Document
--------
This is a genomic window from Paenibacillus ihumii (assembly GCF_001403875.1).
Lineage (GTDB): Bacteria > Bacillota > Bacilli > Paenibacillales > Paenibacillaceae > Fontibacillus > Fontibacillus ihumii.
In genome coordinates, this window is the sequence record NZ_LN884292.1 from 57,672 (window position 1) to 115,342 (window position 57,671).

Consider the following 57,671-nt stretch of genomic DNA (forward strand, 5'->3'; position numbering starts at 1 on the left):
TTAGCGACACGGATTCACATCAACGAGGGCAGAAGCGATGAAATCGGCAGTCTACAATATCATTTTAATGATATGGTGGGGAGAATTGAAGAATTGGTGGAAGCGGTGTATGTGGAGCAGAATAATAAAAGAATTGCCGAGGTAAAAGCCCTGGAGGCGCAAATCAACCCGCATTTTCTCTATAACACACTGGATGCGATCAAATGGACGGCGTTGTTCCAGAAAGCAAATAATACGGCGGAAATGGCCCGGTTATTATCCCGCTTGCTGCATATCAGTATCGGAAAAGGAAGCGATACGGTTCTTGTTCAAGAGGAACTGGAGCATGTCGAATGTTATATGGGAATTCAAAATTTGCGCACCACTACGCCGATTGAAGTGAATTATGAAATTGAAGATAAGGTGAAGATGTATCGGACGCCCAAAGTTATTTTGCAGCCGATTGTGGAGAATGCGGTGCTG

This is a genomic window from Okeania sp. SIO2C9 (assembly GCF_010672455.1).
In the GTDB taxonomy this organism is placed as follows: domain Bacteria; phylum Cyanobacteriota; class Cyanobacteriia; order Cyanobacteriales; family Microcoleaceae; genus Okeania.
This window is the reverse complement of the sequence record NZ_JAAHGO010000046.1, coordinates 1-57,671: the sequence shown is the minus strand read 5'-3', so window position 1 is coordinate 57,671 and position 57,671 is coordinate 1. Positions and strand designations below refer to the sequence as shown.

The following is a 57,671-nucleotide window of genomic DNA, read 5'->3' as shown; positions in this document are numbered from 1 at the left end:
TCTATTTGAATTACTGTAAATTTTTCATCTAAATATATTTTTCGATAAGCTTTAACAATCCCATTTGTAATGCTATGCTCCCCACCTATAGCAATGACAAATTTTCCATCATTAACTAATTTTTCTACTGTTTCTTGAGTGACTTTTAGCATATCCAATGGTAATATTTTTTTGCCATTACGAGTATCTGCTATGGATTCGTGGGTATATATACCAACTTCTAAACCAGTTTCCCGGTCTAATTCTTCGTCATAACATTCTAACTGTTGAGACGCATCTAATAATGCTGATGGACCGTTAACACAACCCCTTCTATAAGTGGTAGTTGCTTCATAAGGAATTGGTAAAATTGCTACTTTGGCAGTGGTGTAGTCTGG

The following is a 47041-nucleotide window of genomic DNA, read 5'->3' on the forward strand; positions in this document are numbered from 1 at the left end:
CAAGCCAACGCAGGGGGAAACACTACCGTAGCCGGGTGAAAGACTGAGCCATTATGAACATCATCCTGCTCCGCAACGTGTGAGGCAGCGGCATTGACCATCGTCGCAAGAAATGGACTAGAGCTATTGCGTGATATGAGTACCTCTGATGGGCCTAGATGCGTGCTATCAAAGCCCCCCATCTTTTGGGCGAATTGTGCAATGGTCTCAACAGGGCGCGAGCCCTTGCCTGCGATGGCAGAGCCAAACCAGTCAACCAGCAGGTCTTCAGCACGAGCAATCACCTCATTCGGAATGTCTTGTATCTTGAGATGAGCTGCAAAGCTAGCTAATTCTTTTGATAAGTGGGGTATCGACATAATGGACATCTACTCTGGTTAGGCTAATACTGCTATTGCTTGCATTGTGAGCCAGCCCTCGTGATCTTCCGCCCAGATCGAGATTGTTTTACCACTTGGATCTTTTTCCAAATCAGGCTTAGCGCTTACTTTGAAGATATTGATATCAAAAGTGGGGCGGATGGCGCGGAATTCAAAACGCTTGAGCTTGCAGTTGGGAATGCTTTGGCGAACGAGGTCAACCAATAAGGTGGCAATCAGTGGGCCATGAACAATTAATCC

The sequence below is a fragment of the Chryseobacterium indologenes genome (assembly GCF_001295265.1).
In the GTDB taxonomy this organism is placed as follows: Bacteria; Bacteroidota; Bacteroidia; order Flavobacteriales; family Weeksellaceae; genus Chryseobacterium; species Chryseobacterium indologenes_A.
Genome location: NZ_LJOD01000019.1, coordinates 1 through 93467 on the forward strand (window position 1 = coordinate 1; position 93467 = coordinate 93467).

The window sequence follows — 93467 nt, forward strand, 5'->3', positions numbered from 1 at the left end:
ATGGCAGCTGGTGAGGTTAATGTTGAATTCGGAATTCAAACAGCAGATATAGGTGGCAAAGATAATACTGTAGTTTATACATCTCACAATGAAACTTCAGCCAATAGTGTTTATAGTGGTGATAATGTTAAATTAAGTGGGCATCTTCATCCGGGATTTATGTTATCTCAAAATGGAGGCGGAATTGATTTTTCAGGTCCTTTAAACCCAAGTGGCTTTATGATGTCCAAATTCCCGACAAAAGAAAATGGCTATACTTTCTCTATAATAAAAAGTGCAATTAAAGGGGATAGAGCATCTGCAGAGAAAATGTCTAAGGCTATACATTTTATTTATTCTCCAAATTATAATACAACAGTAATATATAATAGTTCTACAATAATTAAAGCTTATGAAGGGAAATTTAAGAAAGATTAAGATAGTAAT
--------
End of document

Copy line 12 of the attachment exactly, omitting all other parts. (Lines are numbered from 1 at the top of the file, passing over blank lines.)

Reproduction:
CAAGCCAACGCAGGGGGAAACACTACCGTAGCCGGGTGAAAGACTGAGCCATTATGAACATCATCCTGCTCCGCAACGTGTGAGGCAGCGGCATTGACCATCGTCGCAAGAAATGGACTAGAGCTATTGCGTGATATGAGTACCTCTGATGGGCCTAGATGCGTGCTATCAAAGCCCCCCATCTTTTGGGCGAATTGTGCAATGGTCTCAACAGGGCGCGAGCCCTTGCCTGCGATGGCAGAGCCAAACCAGTCAACCAGCAGGTCTTCAGCACGAGCAATCACCTCATTCGGAATGTCTTGTATCTTGAGATGAGCTGCAAAGCTAGCTAATTCTTTTGATAAGTGGGGTATCGACATAATGGACATCTACTCTGGTTAGGCTAATACTGCTATTGCTTGCATTGTGAGCCAGCCCTCGTGATCTTCCGCCCAGATCGAGATTGTTTTACCACTTGGATCTTTTTCCAAATCAGGCTTAGCGCTTACTTTGAAGATATTGATATCAAAAGTGGGGCGGATGGCGCGGAATTCAAAACGCTTGAGCTTGCAGTTGGGAATGCTTTGGCGAACGAGGTCAACCAATAAGGTGGCAATCAGTGGGCCATGAACAATTAATCC